You can get screened out from using the shorter digital form by failing to meet this one criteria point: The deceased and the deceased’s spouse or civil partner has not always been domiciled in the UK.

The question is designed to uncover the tax implications of having lived abroad, but there is no guidance on which countries this applies to, how long you need to have been living outside the UK, what the cut off time period is? Does this criteria apply equally if you’ve spent the last 6 months or 65 years working, paying taxes and raising your children in the UK? 

 

Your service has been designed by default 

Companies and institutions have been very slow to appreciate and celebrate that humans come in varying skin tones and with different hair texture. White skin has been the assumed default.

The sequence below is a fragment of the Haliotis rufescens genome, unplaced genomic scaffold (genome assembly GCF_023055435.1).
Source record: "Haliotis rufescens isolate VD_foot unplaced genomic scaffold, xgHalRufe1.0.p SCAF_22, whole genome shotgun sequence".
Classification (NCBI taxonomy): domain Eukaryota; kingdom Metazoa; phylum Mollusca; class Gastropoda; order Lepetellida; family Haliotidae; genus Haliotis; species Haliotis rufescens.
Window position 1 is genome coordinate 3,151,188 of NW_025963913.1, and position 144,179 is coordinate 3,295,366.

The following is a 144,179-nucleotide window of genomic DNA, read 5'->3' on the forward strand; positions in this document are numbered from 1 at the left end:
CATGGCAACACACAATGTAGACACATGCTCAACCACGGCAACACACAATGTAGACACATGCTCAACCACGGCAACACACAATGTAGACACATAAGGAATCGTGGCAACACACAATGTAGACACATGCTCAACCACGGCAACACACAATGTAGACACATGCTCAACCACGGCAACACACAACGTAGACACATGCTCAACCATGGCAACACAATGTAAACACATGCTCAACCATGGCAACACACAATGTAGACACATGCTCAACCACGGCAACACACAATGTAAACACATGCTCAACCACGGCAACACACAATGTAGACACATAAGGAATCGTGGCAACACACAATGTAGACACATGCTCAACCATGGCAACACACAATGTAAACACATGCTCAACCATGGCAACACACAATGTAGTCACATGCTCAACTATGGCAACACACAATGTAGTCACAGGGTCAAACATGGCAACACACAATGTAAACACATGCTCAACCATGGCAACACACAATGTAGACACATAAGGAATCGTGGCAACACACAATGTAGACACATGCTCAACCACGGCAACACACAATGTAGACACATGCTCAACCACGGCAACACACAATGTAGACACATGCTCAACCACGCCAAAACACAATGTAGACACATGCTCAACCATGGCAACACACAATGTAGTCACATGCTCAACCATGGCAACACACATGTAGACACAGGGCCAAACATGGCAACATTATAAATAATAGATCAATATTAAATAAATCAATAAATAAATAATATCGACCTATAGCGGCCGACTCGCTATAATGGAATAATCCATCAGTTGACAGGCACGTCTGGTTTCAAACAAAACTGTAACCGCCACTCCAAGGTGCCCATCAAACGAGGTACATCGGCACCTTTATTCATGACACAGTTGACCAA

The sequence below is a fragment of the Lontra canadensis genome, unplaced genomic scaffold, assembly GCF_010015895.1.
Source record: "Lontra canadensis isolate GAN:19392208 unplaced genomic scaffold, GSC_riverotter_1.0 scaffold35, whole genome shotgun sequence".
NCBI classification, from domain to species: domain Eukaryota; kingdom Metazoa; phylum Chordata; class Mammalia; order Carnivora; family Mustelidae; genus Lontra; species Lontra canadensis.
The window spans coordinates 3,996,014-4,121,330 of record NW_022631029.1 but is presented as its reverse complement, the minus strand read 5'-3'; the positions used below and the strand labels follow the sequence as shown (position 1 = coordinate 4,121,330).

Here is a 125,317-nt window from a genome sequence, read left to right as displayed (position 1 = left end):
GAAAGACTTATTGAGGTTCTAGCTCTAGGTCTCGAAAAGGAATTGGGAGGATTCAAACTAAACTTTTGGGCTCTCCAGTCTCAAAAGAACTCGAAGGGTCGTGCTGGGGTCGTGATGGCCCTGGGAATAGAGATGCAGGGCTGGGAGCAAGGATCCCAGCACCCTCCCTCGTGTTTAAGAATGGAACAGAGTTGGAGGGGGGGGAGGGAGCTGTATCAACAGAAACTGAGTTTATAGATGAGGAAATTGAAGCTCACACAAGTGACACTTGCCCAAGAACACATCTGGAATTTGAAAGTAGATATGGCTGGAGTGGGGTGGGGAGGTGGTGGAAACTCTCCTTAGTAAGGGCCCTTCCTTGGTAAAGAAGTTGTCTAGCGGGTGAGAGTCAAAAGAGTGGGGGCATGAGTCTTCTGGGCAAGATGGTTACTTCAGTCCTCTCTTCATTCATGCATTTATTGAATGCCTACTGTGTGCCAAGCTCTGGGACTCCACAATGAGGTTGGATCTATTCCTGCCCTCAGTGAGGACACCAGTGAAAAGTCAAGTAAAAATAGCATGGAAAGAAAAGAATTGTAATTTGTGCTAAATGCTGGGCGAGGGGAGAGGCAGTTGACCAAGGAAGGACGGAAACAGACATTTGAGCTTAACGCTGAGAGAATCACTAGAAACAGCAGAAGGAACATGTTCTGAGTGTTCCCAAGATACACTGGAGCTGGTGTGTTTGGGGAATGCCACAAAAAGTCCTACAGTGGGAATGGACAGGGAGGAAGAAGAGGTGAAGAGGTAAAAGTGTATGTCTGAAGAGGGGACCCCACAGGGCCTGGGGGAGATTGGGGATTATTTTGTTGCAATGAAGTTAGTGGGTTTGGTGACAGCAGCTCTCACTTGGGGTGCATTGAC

Tesco started different skin tones plasters in February this year. In some public toilets, automatic taps and soap dispensers are unusable for those with darker skin tones, because they are unable to trigger the sensor.

The first emojis were released as part of an iPhone software update in Japan in 2008. In 2012, emojis became more mainstream with the release of iOS 6.0. People of colour emojis were launched in 2015.

The first emojis were released in Japan in 2008. People of colour emojis were launched in 2015.

The implications of not designing for all skin tones and appearances can manifest themselves in limiting education and career opportunities. Author of the book Don’t Touch My Hair, Emm Dabiri gives examples of black children being excluded from school as their hairstyles do not confirm with school uniform policy. The alternative being spending hours grooming their hair to meet European hair standards.